Magpie

Not a lot of time on Tuesdays between school and picking up Sanguinity after work, so just a couple of links:

  • After I read Rahul Kanakia’s hilarious and unswerving YA novel Enter TItle Here, I started reading his blog. I’ve read this post three times: Some Advice to Writers on How to Search for the Heart of Longing. I like the connection he makes between a mundane-ish life and what makes you feel yearning and engagement as a reader. I also like its thinking-out-loud feel.
  • Lynda Barry has been linking to videos of the PS 22 Chorus on her class Tumblr. This morning’s was Coldplay’s Viva la Vida. I love how freely the kids sing and move. I would like to sing like that more.

ASL 101

Thanks to my union, I now have funding available for professional development! I combined it with the staff tuition benefit so I could take ASL 101 this term for no cash.

It’s been a few years since I was a student– my last class was calculus in 2014. It wasn’t until I was eating lunch before the first class session that I remembered there was probably a required textbook. Fortunately, college bookstores aren’t as mobbed during the first week as they used to be in the days before Amazon, and both staffing and books were plentiful.

Then when I got to class, the first thing the professor mentioned was D2L, the online system where the syllabus, assignments, and announcements live. Other people whipped out the syllabi they’d downloaded and printed, and I was like, oh yeah…D2L is a thing.

But in actual ASL skills, I have a bit of a head start– from finger-spelling as a kid, and from signing a little with Sanguinity when she was learning, and from combining signs and Chinuk wawa with the Where Are Your Keys method. So I understood the instructions to go to the online video ASL dictionary and learn five words a day that start with A in English, keep a list, and we’d teach each other in pairs during the next class. My partner did not catch the drift of this at all, and there was much confusion when we paired off Thursday and I was merrily signing and spelling, “Aquarium! Astronaut! Athlete!”

Since it is literally a 101 class, I’m not sure everyone gets that there’s a large component of teaching yourself between classes? (The book comes with DVDs for drills and mini-quizzes.) I suppose everything will be cleared up by and by. I’m not even sure I was supposed to stay on A words this whole week. But today I learned

  1. Anchor (ship, not news)
  2. Ancestor
  3. Ambulance
  4. Almost
  5. All

October Challenge

Holly in a full-length halter-top dress, from the back and seen in a 3-way mirror in a fitting room

I’m in a “500 Words a Day” group on FaceBook that’s pursuing what it says in the name, every day in October. Since I have a streak going on 750 Words already, I’m going for a blog post every day in October in addition. (Minus a few travel days later in the month, probably). They’ll be a lot fewer than 500 words a day, but I love everyday journal-blogs and miss the days when I had one.

Today I picked up my dress for a friend’s wedding. Sanguinity and I are both in the wedding party and needed a particular brand for purposes of matching color and fabric, so we went here, in Vancouver, Washington:strip mall storefront: Beyond the Veil bridal shop with arch at doorway and mannequins in window

In addition to its Pinkwater-worthy name, Beyond the Veil has a full size range of sample dresses! unlike the three Portland shops I called first. C’mon, people, fat bridesmaids are a legit customer base! Anyway, they rock and I am almost sorry that my trips to Beyond the Veil (three in all) are concluded.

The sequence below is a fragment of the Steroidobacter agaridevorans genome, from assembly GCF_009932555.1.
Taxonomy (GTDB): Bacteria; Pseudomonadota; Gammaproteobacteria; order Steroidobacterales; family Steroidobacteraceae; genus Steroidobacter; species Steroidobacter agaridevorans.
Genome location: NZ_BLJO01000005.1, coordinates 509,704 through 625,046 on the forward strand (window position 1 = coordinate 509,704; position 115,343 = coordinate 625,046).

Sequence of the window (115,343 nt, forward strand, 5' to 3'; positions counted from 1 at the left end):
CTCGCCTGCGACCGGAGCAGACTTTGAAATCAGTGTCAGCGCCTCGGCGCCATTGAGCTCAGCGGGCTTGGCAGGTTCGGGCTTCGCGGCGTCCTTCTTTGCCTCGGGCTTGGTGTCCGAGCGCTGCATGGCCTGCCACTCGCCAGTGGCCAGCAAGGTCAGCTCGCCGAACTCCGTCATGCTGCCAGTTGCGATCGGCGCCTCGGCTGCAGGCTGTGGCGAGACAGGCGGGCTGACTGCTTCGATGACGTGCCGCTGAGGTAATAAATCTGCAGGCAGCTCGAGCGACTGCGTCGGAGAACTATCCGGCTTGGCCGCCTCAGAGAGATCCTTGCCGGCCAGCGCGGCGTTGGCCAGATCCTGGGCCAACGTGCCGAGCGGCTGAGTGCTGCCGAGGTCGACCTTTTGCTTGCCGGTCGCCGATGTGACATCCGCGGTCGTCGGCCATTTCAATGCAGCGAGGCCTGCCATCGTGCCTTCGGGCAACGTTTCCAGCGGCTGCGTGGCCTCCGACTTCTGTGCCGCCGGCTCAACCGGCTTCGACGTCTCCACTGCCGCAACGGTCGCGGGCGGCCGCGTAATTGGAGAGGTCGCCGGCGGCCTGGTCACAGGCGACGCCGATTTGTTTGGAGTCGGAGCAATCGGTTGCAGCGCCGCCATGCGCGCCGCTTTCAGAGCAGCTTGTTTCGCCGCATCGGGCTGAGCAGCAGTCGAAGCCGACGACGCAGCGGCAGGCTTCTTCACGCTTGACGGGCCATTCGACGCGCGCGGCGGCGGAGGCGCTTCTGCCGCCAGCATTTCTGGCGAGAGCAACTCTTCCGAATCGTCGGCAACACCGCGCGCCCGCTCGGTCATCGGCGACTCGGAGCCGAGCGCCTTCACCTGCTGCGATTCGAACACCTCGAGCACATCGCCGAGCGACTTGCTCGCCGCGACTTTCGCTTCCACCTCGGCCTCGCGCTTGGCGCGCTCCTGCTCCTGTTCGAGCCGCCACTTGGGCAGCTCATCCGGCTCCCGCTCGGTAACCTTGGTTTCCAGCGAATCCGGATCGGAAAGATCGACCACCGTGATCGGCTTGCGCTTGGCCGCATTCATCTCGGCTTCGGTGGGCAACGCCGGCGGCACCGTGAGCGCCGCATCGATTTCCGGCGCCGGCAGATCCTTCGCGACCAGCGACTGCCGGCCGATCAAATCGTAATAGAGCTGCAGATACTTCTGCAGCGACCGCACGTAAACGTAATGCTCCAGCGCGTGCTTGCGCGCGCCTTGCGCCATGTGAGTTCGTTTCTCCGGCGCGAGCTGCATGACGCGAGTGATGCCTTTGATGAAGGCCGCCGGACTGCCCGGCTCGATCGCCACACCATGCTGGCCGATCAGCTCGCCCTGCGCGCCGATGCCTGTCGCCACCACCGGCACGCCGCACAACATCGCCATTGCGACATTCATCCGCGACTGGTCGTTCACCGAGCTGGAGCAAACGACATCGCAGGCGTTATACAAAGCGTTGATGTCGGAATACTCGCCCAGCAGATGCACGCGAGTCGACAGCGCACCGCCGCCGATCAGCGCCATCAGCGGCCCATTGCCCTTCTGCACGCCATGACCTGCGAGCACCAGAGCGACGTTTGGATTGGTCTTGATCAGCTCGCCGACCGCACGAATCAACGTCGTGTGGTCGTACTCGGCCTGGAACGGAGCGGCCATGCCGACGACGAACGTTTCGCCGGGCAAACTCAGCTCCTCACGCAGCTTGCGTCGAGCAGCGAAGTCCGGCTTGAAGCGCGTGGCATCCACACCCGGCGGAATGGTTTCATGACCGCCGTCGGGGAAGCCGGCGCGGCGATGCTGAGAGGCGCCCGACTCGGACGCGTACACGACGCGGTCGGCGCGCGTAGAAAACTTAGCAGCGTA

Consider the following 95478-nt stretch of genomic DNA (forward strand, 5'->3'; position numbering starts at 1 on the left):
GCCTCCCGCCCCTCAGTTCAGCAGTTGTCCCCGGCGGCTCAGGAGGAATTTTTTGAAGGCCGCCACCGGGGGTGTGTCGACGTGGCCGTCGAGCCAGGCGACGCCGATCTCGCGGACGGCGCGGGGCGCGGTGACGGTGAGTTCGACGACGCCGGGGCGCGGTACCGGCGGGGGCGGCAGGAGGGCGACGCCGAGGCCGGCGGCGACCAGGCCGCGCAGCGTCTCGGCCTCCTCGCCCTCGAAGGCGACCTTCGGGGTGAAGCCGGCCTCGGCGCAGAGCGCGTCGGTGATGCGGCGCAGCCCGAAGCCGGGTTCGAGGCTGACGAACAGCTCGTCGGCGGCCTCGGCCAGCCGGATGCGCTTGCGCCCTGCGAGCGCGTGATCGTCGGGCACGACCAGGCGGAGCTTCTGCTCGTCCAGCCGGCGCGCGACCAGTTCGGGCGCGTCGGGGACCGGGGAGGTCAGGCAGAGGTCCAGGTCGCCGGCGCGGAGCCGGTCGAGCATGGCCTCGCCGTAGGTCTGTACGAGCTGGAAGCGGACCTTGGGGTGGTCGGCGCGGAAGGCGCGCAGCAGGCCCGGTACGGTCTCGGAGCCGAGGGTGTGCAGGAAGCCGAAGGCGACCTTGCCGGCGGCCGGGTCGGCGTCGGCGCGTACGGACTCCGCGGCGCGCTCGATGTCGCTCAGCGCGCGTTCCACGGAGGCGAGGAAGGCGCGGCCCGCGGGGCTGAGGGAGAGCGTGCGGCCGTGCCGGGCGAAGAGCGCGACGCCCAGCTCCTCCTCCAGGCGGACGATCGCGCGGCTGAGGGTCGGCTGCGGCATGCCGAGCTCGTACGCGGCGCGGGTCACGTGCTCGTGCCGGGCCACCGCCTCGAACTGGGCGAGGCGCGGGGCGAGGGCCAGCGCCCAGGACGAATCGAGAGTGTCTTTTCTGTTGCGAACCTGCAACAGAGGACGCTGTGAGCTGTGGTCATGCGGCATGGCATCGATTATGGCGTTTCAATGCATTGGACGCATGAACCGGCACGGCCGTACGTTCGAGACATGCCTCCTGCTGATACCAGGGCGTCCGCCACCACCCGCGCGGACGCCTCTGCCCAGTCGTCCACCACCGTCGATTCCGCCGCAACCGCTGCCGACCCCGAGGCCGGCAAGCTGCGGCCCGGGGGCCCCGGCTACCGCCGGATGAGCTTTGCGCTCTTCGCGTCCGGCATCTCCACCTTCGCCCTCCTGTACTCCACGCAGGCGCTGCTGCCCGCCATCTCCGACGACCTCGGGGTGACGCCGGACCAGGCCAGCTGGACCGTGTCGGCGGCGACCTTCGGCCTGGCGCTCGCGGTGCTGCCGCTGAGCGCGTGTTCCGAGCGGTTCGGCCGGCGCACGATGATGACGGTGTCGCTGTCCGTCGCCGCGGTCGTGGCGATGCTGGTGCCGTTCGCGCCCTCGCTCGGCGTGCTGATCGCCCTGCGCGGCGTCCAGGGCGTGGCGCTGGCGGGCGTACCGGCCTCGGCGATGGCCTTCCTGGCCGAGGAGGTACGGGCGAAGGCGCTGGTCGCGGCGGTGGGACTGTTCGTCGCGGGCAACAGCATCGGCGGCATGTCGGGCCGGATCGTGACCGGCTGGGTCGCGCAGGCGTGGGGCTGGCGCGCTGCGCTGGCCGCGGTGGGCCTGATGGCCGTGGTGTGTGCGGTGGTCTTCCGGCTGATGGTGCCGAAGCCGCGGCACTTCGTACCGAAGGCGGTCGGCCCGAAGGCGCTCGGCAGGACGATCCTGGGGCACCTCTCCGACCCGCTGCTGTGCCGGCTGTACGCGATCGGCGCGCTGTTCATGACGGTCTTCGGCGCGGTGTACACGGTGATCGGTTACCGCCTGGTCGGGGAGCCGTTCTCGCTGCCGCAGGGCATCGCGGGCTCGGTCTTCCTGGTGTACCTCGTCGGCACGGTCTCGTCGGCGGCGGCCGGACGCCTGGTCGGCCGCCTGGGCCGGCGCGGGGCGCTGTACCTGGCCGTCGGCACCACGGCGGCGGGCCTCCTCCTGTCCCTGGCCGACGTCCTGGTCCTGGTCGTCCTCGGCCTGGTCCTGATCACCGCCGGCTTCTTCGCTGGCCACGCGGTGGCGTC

Other things today:

  • petted a labradoodle puppy named Teddy, so young he can’t go on walks in public yet, who loved chewing Sanguinity’s braid
  • made a grocery run and ended up with an inordinate amount of food to tote to my office: gum, peanut butter, English muffins, chocolate
  • finished Bil Wright’s Sunday You Learn How to Box, which I think is the earliest YA novel about a black gay boy that I’ve found, even though the pub date is a late-feeling 2000. But the book is set in the late 1960s and has a feel of that era in its sparseness and dialogue– it reminded me a bit of It’s Like This, Cat. So many pay phones!

Now I’m going to go do laundry.

Monday Magpie: Iris Dement, Atul Gawande, cool art projects

Things I’ve liked recently on the internet:

  • Just today I started listening to Iris Dement. I was raised on country music and can’t believe I missed her entirely til now. This one made me tear up– I feel like I know several people just now who are feeling diminished, but who mean so much to the people who love them.
  • An interview with Atul Gawande by economist Tyler Cowen that’s not in the New Yorker, so maybe you missed it? Has sound (which I haven’t tested) and transcript. I liked this bit:

COWEN: Do you feel you’ve underachieved in life?

GAWANDE: That’s a hard question. [laughs] I know objectively that it’s kind of ridiculous that I would think I’ve underachieved, and that I’m proud of all the random things that I’ve been able to be part of. But I bear a kind of chronic dissatisfaction and sense that I’ve got much more to follow through on than I’ve managed to. So yeah, I think “underachieved” is the wrong word, and yet I don’t feel I’ve achieved nearly enough, and that half of what I’ve achieved, I wish I could go back and fix.

yesterday’s photos

a trailer hitch with a knitted cozy in rainbow colors

A cozy hitch.

tub of buffalo cheese dip labeled "MAN DIP"

I thought stuff with dip was already a Canonical Man Food?

Commute Not-Graffiti

Funny how many things almost count, or sort of count, for my commute graffiti collection.

sign in pickup bed reads THE KIDS ARE ATTEMPTING A CIVIL DISCOURSE ON CURRENT AFFAIRS

cardboard letters on sidewalk I P